Giuseppe Verdi

Two hundred years ago today, in a small northern Italian village, a couple named Verdi — tavern owners by trade — welcomed the birth of a baby boy who would later change the face of opera forever. And, whether we recognize it or not, on the bicentennial of his birth, Giuseppe Verdi is still vital.

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It's that time of year again when freshly steamed curtains are rising on opera stages across the country, introducing another new season of performances. And this time, one composer will be popping up more than usual — Giuseppe Verdi.

Two hundred years ago this week, Giuseppe Verdi was born in an Italian town midway between Bologna and Milan. On the occasion of his bicentennial, All Things Considered wanted to know what makes the great opera composer so enduring — why his work is still so frequently discussed and performed these two centuries later. The answer, says conductor and arranger John Mauceri, is that Verdi had a knack for making thorny topics accessible.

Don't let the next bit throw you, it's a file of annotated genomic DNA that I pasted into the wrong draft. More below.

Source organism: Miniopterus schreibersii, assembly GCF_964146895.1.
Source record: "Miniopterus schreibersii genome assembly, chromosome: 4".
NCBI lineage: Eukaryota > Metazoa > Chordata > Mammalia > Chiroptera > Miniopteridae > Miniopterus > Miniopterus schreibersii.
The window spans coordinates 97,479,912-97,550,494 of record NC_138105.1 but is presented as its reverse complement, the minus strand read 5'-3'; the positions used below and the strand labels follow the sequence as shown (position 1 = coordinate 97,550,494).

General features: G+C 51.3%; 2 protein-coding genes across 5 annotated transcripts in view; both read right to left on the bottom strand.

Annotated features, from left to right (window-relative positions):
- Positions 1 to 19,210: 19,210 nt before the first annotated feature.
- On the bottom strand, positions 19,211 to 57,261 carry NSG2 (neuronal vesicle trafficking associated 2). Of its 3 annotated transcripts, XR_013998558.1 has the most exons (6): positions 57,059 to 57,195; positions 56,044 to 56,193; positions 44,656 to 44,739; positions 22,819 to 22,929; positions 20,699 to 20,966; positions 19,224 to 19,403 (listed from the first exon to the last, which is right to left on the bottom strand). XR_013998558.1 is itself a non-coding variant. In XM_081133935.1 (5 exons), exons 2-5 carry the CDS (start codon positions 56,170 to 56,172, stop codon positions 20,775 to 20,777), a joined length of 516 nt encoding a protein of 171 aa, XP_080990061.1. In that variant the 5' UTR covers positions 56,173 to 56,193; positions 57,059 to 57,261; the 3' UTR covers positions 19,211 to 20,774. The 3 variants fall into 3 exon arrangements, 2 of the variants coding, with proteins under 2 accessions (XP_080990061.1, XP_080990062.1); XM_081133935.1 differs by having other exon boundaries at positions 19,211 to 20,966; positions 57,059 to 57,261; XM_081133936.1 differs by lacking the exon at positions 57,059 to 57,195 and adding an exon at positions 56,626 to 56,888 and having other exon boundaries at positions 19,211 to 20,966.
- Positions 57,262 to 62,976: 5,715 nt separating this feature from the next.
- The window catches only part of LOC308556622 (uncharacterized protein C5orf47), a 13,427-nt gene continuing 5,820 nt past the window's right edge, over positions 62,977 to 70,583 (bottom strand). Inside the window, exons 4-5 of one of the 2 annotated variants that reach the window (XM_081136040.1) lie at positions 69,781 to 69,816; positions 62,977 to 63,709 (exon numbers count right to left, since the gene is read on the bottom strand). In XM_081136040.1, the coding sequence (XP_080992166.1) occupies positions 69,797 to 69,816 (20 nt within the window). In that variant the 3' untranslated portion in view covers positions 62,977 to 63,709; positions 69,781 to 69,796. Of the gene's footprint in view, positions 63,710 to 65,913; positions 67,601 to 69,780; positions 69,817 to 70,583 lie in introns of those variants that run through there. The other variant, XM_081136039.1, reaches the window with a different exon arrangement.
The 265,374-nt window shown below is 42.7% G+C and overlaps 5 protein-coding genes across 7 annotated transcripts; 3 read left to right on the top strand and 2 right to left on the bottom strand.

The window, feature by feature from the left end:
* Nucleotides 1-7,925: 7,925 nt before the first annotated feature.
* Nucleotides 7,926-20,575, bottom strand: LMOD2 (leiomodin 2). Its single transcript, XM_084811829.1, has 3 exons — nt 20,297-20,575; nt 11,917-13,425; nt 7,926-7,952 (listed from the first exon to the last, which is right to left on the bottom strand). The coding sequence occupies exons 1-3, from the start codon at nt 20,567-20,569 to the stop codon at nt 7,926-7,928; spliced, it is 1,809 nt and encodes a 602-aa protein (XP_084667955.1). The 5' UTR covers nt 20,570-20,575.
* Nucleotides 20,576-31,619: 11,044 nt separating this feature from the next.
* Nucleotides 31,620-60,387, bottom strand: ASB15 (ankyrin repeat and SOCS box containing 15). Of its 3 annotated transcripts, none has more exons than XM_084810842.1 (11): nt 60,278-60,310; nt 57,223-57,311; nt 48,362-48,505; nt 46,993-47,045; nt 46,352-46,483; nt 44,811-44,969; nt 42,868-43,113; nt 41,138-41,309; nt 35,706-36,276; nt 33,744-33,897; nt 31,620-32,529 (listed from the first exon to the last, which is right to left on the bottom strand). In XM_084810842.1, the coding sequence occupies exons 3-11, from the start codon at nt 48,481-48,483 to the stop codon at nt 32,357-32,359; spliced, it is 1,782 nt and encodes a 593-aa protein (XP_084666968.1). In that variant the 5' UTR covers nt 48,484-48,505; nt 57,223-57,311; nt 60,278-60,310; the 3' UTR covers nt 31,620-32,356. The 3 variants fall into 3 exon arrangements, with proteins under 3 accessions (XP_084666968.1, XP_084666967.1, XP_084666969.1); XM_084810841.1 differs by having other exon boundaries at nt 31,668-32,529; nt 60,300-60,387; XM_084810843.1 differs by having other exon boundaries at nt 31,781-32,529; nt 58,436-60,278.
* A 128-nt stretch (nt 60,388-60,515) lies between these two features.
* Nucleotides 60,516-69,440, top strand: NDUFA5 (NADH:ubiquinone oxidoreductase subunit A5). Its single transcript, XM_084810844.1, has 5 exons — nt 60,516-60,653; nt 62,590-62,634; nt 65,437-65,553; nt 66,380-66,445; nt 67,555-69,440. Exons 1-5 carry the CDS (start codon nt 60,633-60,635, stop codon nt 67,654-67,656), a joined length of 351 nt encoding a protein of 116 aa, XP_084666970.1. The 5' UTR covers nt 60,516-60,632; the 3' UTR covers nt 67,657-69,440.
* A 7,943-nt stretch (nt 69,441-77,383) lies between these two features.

This past week may have been a rough one for the classical world, but there is something to look forward to.

This coming week, we celebrate the 200th birthday of Giuseppe Verdi, composer of the best opera of all time. (That's right, Wagner fans. Start writing those letters.)